What’s your story?

I want to say something tonight that will change the minds of those who are blinded by ignorance, prejudice or worse. Something that will reach every heart, from the Hasidic Jew in New York City this afternoon protesting Israel’s right to exist to the Muslim protester in Antwerp yesterday calling for the slaughter of the Jews. Something that will reach the heart of every person who calls for the indiscriminate death of Palestinians–as if that will end the conflict–without considering those boys and girls who must do the dirty work, how many lives it will cost, and what could be the toll on the collective Jewish soul.

What I have heard time and again over the last days, unfortunately, is that there is no changing people’s minds through the media. Most people who read my words or hear me teach, by and large, share a worldview similar to my own. They will “like” me and “follow” me because I affirm their way of thinking. If I don’t, chances are, they are hearing opinions different from my own. And if we do engage with people who disagree with us on a charged subject, we are typically responding in anger, dismissing the other as out of touch with reality.

What can I offer, then, to move people just a little from where they are? Perhaps the personal story. The narrative that isn’t filled with history or facts or politics or agenda. Just a real life story of one person’s experience that dares the listener to identify, to empathize and maybe even to change perspective for a moment.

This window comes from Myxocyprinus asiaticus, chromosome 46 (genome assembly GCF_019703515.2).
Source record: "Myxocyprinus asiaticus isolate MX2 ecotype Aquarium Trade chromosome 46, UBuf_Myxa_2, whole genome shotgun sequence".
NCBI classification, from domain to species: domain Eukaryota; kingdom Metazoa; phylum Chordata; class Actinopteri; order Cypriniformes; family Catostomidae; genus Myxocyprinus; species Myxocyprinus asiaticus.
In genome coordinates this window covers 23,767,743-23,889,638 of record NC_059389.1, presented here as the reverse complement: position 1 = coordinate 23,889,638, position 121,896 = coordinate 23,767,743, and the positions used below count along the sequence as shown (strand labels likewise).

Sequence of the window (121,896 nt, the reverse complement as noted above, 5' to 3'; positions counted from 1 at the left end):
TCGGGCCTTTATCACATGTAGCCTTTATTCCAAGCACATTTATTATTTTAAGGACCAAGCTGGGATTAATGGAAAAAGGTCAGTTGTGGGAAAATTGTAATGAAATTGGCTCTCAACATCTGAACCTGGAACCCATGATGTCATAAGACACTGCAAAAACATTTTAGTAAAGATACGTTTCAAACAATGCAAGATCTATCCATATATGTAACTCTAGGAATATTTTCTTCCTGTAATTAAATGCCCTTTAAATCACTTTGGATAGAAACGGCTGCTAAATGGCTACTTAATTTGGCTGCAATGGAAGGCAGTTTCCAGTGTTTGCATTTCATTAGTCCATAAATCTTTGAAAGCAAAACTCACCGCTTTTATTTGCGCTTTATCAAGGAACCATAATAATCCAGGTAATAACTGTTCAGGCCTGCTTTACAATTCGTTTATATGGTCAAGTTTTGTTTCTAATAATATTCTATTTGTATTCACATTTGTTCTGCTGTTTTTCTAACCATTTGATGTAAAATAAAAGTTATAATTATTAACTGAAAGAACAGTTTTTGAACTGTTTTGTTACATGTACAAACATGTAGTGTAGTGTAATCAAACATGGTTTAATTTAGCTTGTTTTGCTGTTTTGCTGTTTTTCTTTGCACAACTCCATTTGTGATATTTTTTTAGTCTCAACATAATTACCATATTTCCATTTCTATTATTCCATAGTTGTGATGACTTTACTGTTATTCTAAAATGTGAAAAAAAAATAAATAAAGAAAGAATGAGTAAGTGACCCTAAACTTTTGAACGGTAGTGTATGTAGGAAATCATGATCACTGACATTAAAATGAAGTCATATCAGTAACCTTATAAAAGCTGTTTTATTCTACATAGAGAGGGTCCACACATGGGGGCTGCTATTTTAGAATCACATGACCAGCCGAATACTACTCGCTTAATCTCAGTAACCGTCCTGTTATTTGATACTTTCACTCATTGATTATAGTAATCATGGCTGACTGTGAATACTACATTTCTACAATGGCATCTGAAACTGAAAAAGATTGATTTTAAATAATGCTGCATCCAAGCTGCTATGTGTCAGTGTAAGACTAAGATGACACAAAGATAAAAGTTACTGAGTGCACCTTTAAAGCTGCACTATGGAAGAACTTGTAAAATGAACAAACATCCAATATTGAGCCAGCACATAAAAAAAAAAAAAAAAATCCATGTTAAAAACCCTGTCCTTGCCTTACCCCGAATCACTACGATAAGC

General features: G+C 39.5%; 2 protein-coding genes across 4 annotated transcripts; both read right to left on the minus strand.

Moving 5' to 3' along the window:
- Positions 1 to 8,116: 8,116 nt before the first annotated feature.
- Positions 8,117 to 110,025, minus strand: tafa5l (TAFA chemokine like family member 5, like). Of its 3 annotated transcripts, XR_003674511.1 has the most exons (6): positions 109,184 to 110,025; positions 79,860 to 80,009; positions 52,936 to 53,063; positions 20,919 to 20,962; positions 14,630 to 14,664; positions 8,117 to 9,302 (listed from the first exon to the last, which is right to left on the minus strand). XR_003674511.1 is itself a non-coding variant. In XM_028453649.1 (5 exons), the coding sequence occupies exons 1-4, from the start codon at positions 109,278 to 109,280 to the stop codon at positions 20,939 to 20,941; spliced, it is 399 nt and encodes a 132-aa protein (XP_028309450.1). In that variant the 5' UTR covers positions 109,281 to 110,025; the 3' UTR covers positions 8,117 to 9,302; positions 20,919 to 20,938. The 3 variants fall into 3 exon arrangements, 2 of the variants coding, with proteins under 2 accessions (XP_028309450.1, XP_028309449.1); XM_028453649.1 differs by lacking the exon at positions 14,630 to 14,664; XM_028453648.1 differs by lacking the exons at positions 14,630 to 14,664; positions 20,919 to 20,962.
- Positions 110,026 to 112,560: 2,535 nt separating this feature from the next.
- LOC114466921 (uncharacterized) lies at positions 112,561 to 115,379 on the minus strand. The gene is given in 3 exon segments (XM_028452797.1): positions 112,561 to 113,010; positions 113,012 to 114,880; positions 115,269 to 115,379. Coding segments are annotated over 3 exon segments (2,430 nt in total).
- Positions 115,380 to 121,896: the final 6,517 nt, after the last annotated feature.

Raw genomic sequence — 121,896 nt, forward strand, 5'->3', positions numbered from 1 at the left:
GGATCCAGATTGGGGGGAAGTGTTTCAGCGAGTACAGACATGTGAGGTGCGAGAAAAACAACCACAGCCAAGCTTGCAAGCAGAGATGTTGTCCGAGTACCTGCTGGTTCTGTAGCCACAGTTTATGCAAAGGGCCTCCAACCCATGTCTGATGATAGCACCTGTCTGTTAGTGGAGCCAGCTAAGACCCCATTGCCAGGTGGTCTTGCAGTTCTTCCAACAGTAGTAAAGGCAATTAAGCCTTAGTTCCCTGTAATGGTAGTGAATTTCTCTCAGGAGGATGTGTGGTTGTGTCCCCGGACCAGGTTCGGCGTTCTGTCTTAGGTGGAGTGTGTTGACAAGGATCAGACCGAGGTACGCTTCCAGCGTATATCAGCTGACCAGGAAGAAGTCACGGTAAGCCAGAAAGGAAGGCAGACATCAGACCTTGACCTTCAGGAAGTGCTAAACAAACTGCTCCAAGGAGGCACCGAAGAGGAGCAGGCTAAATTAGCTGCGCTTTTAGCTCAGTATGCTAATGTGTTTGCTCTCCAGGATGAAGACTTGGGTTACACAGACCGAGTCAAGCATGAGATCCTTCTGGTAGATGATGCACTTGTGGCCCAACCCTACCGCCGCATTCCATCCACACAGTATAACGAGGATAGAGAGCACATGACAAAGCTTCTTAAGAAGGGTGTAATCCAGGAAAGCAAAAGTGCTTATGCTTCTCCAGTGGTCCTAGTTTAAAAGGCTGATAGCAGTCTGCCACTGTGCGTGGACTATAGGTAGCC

Ariel is a father of 3, a great guy, my sister’s neighbor on the moshav. Looking at him in a t-shirt, jeans and flip-flops, you’d never know he was one of Israel’s top fighter pilots. A retired pilot now, a former commander of an air force base, now serving as general manager of a charitable foundation. A couple of weeks ago, Ariel’s 18 year old son, Guy, finished his army training, receiving an award as the outstanding soldier of his unit. Guy is a fun-loving boy who has no desire to hurt anyone. Ariel loves flying to reach the heavens, where he finds peace. Today, Ariel is back in active service, flying over Gaza, giving cover to the troops below. Giving cover to his son.

Israel just reported its first casualty of the ground incursion. I hope you will pray with me for the peace that Ariel and Guy want, the safety of their family and the prosperity of their neighbors. Pray with me that they come home safely and to safety. Soon.

Feels good to share a story. Perhaps you’ll share one of your own?

Rabbi Craig Scheff



2 responses to “What’s your story?”

  1. Carol Jacobs says :

    People’s minds can be influenced if they are willing to go through the process of listening, to hear another perspective on any situation where there may be conflict. People, generally, are willing to listen to those with whom they are in agreement. Those who disagree are often adamant and close-minded, unwilling to listen, but instead dedicated to convincing others. We tell our children to “use your words” to explain, but often we adults forget to do that. The challenge is to reach people who disagree with you, but realize that you cannot make the blind see or the deaf hear, but you can help the mind to understand when the process includes listening, and then you can possibly influence change.

  2. sstorah says :

    Well done.

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